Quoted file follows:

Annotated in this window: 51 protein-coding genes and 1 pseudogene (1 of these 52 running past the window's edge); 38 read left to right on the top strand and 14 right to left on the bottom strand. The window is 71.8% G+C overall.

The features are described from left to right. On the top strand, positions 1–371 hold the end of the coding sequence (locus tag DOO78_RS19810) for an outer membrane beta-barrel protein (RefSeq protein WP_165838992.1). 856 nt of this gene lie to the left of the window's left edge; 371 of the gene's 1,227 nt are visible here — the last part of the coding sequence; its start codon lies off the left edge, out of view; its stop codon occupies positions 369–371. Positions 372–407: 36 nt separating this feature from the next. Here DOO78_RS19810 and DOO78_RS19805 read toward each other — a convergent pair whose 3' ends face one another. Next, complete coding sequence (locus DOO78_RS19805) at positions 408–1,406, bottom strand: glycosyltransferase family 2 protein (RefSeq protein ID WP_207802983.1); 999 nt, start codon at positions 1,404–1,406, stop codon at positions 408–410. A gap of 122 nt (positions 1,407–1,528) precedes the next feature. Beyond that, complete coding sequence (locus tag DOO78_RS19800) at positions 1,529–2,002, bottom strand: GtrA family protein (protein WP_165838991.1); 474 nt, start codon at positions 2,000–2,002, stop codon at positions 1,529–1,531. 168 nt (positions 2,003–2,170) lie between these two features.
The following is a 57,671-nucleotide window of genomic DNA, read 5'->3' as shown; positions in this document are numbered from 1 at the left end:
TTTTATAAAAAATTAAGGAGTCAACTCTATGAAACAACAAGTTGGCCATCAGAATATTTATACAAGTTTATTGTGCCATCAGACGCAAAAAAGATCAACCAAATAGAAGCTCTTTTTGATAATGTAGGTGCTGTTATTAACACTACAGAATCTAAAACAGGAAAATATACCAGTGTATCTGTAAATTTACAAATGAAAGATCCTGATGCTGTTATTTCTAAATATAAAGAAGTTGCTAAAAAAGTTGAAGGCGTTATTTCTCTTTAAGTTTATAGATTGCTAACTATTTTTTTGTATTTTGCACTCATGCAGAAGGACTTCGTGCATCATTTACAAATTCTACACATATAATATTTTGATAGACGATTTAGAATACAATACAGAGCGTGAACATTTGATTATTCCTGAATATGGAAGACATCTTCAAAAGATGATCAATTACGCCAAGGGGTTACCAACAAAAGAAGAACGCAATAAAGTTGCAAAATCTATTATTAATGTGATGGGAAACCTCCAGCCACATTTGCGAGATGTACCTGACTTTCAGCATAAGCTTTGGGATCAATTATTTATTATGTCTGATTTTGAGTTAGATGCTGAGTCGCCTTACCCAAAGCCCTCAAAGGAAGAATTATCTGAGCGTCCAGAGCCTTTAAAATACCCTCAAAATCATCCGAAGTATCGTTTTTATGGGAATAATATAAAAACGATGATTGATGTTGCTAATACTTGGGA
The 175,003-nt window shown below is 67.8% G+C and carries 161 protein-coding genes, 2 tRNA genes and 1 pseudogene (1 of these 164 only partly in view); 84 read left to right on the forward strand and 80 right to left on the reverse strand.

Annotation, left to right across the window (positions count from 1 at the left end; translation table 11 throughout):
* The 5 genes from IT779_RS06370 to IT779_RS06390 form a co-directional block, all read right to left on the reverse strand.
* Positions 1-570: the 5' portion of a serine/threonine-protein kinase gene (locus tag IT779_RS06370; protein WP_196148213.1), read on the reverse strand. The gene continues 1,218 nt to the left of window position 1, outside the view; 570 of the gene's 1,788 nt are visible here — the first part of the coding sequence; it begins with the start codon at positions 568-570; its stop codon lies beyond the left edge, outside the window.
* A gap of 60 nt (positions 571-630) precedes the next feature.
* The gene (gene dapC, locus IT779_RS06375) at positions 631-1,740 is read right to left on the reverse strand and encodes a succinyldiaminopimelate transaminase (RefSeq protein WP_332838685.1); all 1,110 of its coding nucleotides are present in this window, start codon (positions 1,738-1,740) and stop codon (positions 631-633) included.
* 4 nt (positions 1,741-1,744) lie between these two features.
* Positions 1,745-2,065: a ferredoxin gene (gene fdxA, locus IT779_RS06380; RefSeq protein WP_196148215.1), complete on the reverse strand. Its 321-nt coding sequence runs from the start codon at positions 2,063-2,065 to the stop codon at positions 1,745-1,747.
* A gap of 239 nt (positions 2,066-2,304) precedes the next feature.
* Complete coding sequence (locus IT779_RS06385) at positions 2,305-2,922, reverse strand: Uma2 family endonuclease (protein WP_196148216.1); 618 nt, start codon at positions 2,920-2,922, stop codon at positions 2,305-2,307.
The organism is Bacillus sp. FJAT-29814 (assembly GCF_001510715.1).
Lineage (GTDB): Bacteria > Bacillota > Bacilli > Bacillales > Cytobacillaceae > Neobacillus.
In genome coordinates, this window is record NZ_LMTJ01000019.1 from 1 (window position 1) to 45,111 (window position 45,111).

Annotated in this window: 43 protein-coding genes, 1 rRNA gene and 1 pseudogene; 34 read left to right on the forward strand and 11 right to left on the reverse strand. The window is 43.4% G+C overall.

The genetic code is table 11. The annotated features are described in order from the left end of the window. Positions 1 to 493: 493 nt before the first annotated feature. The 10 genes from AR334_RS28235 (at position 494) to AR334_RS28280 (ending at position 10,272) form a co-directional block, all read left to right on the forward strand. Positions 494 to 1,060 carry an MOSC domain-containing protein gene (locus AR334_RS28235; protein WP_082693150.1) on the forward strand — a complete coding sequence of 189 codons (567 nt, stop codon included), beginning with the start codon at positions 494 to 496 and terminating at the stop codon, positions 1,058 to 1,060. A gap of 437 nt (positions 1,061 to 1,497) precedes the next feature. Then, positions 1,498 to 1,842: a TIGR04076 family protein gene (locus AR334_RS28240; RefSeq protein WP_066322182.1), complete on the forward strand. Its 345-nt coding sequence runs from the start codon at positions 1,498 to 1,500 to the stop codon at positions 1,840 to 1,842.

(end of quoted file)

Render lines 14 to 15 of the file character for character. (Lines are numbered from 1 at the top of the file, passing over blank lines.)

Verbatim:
* Complete coding sequence (locus IT779_RS06385) at positions 2,305-2,922, reverse strand: Uma2 family endonuclease (protein WP_196148216.1); 618 nt, start codon at positions 2,920-2,922, stop codon at positions 2,305-2,307.
The organism is Bacillus sp. FJAT-29814 (assembly GCF_001510715.1).